Precedence: bulk
Subject: Chalkhills Digest #6-291

         Chalkhills Digest, Volume 6, Number 291

                Thursday, 26 October 2000


             christ almighty... (XTC content)
                    Re: God to my dog
                 Re: Immaculate Reception
              Economical With The Actualite
       Heaven is paved with poo and mashed potatoes
   Rook Pt.2 (stick your hand inside the Pumpkin head)
                    The best I can do
                         XTC meal
                    Sony subreference
                A crow comes home to roost
                      Re: Bi-assed ?
          RE: I reserve the right to be simple!
                     re poozies again
                   Re: Wayland's Smithy
                    aw fuck it already


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    The views expressed herein are those of the individual authors.

    Chalkhills is compiled with Digest 3.7b (John Relph <>).

He lead them up a garden path.


Date: Wed, 25 Oct 2000 10:09:26 CDT
From: "Megan Heller" <>
Subject: christ almighty... (XTC content)
Message-ID: <> kids sure can talk a lot.

Perhaps a poor choice of words.

I've actually been deleting digests a lot lately, not at all because of
content (it seems to have started before this whole, I don't know, thing
that I'm noticing by skimming the last couple digests), but because I don't
have enough time to read the intructions on a frozen dinner at this point,
much less the digests.  Grad school & all.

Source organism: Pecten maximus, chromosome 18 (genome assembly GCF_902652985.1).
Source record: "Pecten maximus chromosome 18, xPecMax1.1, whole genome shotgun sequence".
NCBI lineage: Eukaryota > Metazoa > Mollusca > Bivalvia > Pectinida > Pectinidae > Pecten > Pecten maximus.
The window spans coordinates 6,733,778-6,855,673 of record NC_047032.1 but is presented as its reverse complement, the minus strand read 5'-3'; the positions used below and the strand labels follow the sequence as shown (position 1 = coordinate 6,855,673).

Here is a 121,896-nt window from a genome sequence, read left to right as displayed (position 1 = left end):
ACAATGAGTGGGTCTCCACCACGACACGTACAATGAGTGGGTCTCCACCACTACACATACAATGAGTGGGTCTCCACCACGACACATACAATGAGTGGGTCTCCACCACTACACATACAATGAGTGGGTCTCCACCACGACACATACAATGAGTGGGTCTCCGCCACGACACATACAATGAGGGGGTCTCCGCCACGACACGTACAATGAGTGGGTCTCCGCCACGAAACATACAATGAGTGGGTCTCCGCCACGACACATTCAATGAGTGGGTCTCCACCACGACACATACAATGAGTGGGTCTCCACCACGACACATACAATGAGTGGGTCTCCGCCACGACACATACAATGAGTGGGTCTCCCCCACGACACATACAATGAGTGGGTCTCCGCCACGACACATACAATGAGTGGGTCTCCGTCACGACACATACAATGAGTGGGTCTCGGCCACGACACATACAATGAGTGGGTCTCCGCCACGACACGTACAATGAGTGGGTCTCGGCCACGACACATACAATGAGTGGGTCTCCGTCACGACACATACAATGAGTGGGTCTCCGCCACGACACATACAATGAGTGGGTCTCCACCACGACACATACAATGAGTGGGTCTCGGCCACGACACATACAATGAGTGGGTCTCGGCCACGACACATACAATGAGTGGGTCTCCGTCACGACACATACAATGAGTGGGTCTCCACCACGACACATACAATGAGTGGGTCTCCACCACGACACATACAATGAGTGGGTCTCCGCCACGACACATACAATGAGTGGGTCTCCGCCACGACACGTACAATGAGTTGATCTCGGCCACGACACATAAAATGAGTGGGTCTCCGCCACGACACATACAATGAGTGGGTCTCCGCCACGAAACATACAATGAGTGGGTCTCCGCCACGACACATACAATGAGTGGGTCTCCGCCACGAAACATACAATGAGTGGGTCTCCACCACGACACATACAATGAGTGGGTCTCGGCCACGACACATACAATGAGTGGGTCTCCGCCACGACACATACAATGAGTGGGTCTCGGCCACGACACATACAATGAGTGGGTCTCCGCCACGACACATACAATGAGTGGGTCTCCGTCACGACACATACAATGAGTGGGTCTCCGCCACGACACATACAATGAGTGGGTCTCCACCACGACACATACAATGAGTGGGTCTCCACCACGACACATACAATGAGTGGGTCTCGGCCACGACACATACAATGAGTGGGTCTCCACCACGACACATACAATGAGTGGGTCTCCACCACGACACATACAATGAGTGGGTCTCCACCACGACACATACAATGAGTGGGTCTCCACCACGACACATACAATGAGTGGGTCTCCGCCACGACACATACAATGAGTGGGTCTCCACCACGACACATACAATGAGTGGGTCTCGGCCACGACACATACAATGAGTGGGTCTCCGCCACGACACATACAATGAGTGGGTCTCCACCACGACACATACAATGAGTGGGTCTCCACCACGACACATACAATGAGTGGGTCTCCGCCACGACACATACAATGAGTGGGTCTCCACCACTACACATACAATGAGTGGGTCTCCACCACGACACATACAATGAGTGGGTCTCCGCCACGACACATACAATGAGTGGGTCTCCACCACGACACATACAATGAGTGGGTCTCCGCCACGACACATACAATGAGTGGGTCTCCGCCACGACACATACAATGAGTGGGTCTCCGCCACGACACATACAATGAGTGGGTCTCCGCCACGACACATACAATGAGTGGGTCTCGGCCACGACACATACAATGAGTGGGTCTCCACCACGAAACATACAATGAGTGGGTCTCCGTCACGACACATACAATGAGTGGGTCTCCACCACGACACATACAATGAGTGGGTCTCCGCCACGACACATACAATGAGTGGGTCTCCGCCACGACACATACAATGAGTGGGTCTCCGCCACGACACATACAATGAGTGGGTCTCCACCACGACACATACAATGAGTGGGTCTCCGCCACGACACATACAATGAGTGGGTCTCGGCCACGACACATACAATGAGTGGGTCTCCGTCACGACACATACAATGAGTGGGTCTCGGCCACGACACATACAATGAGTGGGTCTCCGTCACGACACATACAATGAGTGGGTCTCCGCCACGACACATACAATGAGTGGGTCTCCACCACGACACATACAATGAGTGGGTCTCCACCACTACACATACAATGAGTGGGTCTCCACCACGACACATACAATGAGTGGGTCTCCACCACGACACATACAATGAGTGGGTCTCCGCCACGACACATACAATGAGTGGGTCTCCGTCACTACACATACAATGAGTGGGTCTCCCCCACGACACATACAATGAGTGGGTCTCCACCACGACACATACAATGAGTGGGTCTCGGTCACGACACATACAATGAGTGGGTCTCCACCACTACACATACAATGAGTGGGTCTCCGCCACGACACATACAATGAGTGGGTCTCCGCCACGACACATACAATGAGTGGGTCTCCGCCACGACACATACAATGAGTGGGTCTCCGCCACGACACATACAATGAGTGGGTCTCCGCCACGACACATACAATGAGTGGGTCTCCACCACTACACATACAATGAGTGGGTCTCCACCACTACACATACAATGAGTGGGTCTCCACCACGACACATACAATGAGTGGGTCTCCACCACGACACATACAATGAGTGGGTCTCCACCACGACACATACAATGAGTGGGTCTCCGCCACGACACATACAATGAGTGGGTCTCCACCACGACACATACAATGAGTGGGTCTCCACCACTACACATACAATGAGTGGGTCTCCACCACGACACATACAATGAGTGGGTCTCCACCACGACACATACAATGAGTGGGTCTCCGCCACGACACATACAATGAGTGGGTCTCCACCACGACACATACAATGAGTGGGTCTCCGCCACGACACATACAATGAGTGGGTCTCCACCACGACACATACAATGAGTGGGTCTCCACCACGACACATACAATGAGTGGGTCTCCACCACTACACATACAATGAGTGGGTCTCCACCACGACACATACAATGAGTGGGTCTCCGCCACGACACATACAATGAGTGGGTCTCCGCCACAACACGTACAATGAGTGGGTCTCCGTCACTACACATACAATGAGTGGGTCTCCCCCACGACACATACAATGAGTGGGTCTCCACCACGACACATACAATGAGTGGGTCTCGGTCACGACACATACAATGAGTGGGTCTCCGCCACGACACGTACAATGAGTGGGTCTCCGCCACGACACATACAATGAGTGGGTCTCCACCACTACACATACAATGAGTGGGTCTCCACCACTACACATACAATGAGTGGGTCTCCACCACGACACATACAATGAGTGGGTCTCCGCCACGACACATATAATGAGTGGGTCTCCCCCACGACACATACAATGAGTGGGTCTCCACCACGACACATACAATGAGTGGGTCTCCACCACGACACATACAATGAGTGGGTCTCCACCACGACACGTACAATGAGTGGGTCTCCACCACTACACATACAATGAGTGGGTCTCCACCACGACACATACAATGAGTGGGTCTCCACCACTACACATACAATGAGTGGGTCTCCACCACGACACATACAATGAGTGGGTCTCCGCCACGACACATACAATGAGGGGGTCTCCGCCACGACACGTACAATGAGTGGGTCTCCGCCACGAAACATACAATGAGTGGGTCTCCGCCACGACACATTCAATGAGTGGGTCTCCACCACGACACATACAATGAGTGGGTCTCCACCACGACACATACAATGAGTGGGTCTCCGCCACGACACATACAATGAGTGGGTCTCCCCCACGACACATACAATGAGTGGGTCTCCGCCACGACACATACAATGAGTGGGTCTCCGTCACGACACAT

But anyway, my undergrad roommate sent me something today which I'm afraid
may be a little controversial considering the latest topics of conversation,
so I would just like to emphasize that it doesn't have *anything* to do with
*any* of this, well, stuff.  Y'know, religion stuff.

She (a vegetarian feminist who practices witchcraft, but so much more than
stereotypical labels) sent me, as a joke, a long warning written on some
website talking about witchcraft and "feminist" spirituality, and the way in
which things like "Lilith Fair" are warping the minds of teenage girls.

I choked when I saw the following (XTC-related) quote--
"While we don't know about Sarah McLachlan and overt witchcraft, we do know
about her rabid hostility to God as expressed in song (see below for the
lyrics of "Dear God.")"

excuse me?  written by...?

and, at the end of the article--
"Pro-pagan, anti-God.......

Sarah McLachlan Shakes Her Fist

Here's what our young people are listening to at the witch-friendly Lilith
Fair, on the radio, in their rooms...

"Dear God" by Sarah McLachlan

Dear God,
Don't know if you noticed, but....
Your name is on a lot of quotes in this book
Us crazy humans wrote it,
You should take a look [etc...]"

[note-- she heard this on the radio somewhere?]

So, ALL RELIGIOUS DISCUSSION ASIDE, I was simply startled by Sarah McLachlan
getting all the credit for Partridge's musical ode to religious doubt, minus
a small-print "original lyrics by XTC" at the bottom.  Sheesh.

so, XTC-related.  Not religion-related, not "Dear God" debate-related.  XTC
related.  Don't blame me.



Date: Wed, 25 Oct 2000 12:53:25 -0400
From: "Brian" <>